Larry Penner

Answers Shop Delight Supporter

I realize that I must be more specific in responding to the letter from the respected President of the Great Neck Chamber of Commerce, Hooshang Nematzadeh, that was printed last week. True, his function as president is an attempt to develop business areas in Great Neck, but this is only one function of his responsibilities. The second must be the community, and by this I mean the residents. He cannot lose sight that other villages in Great Neck have a desired way of life as well, and he must keep this thought in his advocating mind when suggesting recommendations of various projects.

Nematzadeh’s intimation that there was glee and joyfulness amongst the residents abiding at or near the Shop Delight application [site] is totally incorrect. More aptly, it was relief for a project that just didn’t fit the criteria for this large space. The village leaders of both Great Neck Estates and Kensington studied and recognized all of the pitfalls that this supermarket would present. After almost a year of requests from the Mayor of Great Neck Estates and his trustees, just on one issue alone, parking, was never addressed by the applicant. His quote was that the supermarket would require 125 to150 cars per hour. This parking lot accommodates approximately 200 cars. Perhaps 90 of them are monthly permit holders by either adjoining residents or commercial tenants and their clientele. You can do the numbers. He claims that the Planet Fitness parking problem has been avoided. This is quite far from the truth. Controlling the enormous traffic buildup on turns from Middle Neck Road, from and to the narrow entrance and exits, would be havoc. I’m not even mentioning the vehicles that constantly enter the wrong entrances.

There is also the problem of huge trailers and trucks making deliveries which cannot maneuver these entrances, and their only solution would be to double park on the already over-trafficked Middle Neck Road. This major artery, at this point, funnels into the heart of our village, and needless to say, would impact on the traffic and safety aspect, both to cars and pedestrians crossing.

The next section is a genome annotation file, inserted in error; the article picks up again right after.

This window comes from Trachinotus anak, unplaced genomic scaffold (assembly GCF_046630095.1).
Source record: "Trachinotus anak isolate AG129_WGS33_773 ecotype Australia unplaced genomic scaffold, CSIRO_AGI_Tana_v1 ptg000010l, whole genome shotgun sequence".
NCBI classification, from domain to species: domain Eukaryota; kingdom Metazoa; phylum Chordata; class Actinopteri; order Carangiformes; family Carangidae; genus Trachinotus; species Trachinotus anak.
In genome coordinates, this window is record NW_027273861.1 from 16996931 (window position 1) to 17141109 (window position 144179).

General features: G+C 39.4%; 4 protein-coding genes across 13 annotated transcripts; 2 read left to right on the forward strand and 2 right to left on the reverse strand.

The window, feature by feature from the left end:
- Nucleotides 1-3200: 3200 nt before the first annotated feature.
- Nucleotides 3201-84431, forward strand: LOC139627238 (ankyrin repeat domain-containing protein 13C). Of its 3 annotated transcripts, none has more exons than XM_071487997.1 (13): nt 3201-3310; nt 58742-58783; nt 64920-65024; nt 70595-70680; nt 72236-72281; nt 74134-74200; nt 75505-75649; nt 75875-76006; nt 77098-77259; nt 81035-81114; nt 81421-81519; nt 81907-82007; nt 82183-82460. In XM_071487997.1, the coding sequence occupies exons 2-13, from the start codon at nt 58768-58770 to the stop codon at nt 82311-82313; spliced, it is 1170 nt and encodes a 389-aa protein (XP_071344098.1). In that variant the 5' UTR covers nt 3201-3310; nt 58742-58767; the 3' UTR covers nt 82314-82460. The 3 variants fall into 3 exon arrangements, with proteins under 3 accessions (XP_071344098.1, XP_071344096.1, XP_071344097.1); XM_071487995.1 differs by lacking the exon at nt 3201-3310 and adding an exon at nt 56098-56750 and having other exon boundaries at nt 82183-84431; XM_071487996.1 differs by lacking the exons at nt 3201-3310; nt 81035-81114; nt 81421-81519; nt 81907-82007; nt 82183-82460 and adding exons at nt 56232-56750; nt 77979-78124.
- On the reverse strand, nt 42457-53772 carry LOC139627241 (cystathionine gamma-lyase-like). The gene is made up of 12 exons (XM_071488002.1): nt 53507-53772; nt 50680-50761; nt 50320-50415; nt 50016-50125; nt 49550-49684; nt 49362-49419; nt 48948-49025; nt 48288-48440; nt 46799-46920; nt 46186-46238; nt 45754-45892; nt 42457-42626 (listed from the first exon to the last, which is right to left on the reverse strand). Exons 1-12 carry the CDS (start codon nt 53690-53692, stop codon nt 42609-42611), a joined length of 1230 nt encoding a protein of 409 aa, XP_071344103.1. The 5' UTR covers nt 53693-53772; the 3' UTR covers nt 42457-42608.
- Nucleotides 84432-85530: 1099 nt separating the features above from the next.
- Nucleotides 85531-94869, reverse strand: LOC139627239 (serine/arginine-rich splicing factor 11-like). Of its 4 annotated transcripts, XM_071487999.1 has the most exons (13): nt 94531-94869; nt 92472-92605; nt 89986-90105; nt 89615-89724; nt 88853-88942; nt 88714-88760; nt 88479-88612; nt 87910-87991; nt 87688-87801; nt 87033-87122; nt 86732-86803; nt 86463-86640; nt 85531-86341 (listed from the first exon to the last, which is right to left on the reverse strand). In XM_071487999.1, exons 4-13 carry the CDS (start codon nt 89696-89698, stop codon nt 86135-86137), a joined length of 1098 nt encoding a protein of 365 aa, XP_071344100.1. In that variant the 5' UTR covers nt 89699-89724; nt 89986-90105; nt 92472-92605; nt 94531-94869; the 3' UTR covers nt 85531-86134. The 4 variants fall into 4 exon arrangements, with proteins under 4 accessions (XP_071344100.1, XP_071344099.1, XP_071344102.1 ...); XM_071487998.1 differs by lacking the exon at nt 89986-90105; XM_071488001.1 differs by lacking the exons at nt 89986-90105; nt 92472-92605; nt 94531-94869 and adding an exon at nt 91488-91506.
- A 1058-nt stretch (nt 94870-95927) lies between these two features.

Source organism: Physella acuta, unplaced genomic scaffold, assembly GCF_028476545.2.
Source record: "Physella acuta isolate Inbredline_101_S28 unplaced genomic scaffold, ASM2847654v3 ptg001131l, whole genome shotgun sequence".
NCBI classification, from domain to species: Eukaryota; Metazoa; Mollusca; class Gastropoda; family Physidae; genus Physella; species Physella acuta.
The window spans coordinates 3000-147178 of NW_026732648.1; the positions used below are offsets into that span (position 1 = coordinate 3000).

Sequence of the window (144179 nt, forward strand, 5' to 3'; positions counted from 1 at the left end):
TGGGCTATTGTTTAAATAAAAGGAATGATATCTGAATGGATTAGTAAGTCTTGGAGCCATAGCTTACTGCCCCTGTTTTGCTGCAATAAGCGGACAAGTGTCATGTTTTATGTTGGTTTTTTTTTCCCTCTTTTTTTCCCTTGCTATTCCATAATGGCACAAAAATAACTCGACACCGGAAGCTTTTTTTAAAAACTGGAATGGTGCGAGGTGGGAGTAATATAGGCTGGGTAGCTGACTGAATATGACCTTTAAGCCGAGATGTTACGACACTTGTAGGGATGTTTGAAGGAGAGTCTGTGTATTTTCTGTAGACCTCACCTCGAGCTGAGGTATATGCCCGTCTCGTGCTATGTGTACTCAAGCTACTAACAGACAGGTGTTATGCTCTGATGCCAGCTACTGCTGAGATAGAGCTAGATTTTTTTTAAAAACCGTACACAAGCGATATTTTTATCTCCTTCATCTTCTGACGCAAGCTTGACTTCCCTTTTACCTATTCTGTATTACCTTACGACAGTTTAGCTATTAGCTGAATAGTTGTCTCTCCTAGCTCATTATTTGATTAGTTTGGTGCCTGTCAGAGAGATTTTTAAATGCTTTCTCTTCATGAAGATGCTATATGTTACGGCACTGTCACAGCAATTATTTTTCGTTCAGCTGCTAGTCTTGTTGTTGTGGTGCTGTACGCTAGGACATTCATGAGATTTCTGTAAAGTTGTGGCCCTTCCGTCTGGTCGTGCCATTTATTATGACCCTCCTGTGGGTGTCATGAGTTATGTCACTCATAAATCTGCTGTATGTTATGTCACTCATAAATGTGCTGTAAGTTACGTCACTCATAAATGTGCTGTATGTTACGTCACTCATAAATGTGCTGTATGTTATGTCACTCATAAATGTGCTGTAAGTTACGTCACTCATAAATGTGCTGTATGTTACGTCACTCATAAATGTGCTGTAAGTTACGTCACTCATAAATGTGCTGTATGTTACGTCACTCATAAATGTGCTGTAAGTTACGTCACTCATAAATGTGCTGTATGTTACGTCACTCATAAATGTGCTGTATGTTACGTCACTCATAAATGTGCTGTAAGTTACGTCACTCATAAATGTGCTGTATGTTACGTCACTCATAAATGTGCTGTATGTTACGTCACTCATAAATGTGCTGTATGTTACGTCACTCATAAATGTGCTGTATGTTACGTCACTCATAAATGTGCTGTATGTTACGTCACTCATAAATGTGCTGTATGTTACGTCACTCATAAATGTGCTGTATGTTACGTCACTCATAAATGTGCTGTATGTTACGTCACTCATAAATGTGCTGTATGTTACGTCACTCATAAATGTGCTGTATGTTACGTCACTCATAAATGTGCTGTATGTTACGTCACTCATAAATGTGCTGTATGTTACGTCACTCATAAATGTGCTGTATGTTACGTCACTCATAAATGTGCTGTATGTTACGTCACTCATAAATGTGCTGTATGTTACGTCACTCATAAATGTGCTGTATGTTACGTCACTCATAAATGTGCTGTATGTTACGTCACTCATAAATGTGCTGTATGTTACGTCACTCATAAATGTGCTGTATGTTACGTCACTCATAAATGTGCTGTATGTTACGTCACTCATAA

This would as well drastically impact the Village of Kensington’s Beverly Road, which would turn into an alternate route to avoid the overcrowded Middle Neck Road. Try picturing this scenario. Just the traffic and parking alone would negate this absurd project. This is already a major issue that exists at Shop Delight’s present location, and regardless of how many summonses it is issued, for code violations of every type, if indeed they are issued, just charge it up as the cost of doing business.

Let Nematzadeh be present to witness a huge trailer attempting to make a delivery on that strip, and he will appreciate my comments. I can spend an inordinate amount of time writing on other code violations that this supermarket owner is guilty of, i.e.: fork lifts running back and forth on the sidewalk, using the storefront sidewalk as an outdoor market, and the filth of their garbage disposal which is exposed to rats, and vermin, to mention a few.

Most of these flagrant violations have over time been photographically documented, and I would welcome Nematzadeh the opportunity to view them himself. The truly basic conclusion is from an old saying, “You can never put five pounds of apples in a two pound bag.”

Kindly reconsider your support in this endeavor. It just doesn’t work for this type of operation. I feel confident that you will use sage judgment. The vast majority of these communities have expressed their sentiments in the same exact way.

Bruce Funk, President, Board
of Directors, Kenwood Gardens

Drivers, Walkers Need To Be More Careful

We were reminded the other day, in observing another close encounter between a car and a pedestrian, that those who are driving and those who are walking have to be a lot more careful and much more considerate of each other.

And drivers have to be a lot more considerate of each other, too.

For example, take what still goes on in the Welwyn Road area near the main branch of the post office and the Shop Delight market.

The owners of Shop Delight pay the Park District over $5,000 a year to establish convenient free parking in the lot across the street and Great Neck Plaza has taken steps to improve pedestrian safety in the area with signs and a designated crosswalk.